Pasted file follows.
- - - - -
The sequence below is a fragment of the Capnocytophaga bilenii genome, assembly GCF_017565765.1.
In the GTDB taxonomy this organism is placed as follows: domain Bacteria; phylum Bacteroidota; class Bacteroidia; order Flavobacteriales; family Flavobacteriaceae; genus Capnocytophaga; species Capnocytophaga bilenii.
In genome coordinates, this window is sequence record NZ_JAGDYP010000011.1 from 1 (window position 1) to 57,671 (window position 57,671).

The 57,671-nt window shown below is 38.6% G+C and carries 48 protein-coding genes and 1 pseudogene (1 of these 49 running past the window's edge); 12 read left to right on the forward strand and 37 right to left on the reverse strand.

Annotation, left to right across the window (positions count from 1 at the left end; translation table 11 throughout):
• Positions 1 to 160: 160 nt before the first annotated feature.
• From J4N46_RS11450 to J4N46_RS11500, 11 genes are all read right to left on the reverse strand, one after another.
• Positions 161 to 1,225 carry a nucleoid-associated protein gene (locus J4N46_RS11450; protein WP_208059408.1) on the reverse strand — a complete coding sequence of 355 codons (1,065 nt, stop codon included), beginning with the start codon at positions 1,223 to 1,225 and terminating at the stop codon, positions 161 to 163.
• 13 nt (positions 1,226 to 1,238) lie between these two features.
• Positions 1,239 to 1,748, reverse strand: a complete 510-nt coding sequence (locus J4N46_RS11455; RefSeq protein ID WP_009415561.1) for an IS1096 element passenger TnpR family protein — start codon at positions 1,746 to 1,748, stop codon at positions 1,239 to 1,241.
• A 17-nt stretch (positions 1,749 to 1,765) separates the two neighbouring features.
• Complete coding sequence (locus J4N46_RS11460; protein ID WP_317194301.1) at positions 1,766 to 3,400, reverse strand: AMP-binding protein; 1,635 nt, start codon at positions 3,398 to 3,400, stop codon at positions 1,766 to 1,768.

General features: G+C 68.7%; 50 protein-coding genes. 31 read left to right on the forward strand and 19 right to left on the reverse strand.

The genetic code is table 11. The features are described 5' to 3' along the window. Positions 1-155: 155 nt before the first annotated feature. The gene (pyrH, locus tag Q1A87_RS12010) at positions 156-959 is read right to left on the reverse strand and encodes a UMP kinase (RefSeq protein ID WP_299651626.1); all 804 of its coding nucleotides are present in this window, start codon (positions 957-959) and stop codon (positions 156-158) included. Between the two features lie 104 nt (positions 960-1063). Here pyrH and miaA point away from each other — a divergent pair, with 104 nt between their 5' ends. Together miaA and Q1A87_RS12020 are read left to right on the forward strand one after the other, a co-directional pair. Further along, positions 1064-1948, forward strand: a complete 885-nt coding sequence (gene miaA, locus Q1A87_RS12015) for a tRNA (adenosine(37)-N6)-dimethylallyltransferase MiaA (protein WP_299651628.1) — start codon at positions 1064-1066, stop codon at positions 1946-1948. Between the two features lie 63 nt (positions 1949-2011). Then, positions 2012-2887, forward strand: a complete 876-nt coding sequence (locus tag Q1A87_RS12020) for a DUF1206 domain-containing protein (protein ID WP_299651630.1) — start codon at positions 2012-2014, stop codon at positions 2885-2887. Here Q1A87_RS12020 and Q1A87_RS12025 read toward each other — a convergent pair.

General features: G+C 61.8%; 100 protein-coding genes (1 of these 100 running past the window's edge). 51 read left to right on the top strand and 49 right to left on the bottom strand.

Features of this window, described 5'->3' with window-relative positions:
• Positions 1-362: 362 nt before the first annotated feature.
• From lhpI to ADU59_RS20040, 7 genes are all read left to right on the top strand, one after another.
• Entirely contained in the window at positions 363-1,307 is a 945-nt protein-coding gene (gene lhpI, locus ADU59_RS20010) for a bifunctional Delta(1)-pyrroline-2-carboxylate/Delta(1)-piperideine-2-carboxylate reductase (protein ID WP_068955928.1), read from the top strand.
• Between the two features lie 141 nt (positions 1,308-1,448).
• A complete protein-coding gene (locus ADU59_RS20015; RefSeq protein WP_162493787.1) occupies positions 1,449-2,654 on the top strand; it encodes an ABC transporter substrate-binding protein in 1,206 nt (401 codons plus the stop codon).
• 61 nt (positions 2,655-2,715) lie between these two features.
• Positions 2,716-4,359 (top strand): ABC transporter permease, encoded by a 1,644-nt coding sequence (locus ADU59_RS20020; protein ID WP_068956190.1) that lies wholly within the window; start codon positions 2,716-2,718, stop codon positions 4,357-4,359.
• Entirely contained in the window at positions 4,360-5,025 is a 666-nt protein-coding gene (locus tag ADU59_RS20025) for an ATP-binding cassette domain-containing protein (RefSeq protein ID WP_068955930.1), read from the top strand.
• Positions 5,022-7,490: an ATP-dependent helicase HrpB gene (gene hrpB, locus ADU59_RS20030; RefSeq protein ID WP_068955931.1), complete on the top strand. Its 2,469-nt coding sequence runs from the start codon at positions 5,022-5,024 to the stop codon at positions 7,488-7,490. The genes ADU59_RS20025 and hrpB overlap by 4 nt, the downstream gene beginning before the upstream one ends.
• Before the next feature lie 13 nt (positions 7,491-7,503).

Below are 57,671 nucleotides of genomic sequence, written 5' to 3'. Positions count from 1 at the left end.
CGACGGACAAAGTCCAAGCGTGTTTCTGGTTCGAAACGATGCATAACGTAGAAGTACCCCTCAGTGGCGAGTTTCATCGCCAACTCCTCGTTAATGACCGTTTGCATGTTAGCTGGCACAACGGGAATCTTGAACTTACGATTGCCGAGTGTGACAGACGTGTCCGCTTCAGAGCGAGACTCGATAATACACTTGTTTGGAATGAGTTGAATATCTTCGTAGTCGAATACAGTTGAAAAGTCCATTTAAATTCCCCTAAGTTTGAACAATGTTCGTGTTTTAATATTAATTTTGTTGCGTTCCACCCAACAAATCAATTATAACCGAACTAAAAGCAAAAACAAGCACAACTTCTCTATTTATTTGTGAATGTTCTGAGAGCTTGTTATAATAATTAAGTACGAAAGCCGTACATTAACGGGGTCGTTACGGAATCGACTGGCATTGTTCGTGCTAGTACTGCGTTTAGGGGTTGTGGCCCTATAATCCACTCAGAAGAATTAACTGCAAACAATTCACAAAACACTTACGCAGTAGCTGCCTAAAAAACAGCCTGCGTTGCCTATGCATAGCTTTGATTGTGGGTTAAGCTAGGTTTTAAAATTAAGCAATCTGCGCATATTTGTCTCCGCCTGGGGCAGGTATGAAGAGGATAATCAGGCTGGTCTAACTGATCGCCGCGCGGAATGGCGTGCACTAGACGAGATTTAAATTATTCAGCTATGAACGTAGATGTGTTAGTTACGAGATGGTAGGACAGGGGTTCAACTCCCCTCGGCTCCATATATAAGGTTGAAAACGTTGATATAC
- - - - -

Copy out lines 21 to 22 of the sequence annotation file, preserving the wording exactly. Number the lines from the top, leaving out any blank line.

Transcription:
• A complete protein-coding gene (locus ADU59_RS20015; RefSeq protein WP_162493787.1) occupies positions 1,449-2,654 on the top strand; it encodes an ABC transporter substrate-binding protein in 1,206 nt (401 codons plus the stop codon).
• 61 nt (positions 2,655-2,715) lie between these two features.